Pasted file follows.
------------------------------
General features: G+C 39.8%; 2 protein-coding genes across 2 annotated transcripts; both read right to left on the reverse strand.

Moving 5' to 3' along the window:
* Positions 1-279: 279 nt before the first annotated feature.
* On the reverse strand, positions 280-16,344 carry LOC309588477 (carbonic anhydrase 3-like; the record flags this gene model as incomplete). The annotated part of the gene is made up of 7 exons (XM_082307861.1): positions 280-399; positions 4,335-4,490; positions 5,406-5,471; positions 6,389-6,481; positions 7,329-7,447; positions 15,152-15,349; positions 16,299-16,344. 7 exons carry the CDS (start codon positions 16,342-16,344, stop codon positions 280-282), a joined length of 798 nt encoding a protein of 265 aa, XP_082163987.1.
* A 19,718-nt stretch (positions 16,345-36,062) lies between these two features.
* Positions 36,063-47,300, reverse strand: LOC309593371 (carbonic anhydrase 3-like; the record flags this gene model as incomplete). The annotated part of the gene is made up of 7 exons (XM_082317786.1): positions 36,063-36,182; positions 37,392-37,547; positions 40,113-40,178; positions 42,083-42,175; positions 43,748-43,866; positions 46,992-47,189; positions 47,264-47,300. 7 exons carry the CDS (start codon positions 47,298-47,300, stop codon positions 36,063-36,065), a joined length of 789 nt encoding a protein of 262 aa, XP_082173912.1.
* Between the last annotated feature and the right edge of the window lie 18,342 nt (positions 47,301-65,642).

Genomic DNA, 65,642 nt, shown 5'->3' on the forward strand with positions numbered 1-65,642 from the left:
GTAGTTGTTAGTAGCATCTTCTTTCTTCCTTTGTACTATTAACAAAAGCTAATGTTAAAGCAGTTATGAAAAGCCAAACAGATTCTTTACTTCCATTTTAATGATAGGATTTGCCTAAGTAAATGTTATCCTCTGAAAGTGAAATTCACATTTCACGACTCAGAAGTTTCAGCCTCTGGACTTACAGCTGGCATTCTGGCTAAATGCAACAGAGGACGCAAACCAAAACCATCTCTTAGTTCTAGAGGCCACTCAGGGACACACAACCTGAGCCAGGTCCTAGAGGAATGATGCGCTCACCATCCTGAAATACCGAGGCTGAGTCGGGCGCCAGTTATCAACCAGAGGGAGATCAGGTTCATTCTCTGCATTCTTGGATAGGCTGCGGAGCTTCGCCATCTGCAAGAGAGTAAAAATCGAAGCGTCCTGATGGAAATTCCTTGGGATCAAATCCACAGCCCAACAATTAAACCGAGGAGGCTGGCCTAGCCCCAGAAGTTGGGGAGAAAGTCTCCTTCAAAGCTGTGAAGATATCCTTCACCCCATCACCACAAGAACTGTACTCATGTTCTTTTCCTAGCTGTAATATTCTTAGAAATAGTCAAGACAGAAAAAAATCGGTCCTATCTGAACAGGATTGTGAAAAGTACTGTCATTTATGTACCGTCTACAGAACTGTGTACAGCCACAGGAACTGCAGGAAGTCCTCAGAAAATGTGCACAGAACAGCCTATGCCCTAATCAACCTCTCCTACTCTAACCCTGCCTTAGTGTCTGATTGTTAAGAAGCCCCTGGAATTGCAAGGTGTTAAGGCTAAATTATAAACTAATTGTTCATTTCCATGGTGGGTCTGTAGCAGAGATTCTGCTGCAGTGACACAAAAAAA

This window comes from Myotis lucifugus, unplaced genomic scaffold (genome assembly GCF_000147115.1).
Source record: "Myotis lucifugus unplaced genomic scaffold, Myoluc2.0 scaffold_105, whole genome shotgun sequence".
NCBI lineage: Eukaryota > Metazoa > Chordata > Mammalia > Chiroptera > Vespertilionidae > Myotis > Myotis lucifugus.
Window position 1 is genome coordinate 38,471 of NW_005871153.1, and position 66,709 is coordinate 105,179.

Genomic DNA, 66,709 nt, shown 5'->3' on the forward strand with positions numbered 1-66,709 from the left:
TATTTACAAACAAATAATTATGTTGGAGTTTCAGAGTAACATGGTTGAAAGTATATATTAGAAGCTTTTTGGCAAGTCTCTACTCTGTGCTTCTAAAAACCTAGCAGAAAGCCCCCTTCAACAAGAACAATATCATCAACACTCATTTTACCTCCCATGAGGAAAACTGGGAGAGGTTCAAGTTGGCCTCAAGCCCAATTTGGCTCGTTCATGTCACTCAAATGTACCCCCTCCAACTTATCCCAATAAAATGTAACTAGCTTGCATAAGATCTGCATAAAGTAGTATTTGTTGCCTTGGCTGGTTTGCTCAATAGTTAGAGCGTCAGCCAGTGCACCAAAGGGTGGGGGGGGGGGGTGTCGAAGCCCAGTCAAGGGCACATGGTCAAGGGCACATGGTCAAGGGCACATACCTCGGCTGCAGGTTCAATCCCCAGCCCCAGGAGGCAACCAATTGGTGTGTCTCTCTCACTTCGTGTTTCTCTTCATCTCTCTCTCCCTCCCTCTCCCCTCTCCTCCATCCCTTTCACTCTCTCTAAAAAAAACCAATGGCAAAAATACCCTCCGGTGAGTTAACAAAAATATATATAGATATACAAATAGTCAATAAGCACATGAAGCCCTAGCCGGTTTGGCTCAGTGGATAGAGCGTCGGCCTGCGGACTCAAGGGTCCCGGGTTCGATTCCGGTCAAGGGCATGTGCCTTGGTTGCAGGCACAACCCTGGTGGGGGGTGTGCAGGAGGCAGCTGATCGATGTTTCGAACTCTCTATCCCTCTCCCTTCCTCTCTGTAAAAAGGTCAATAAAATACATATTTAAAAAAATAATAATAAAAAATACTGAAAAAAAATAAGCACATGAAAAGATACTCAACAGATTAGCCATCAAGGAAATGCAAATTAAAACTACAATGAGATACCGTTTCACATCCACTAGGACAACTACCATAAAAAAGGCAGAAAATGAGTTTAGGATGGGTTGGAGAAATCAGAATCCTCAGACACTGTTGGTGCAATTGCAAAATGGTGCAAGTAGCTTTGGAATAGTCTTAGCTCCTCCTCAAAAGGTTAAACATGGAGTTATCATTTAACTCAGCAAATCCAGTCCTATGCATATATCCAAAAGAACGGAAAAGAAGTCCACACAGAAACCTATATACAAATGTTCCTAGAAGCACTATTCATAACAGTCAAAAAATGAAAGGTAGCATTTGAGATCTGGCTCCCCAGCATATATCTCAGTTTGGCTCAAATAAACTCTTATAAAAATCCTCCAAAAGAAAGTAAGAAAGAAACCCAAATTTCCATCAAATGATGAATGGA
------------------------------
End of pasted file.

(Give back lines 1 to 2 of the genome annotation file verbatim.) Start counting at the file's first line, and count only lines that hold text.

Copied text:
General features: G+C 39.8%; 2 protein-coding genes across 2 annotated transcripts; both read right to left on the reverse strand.

Moving 5' to 3' along the window: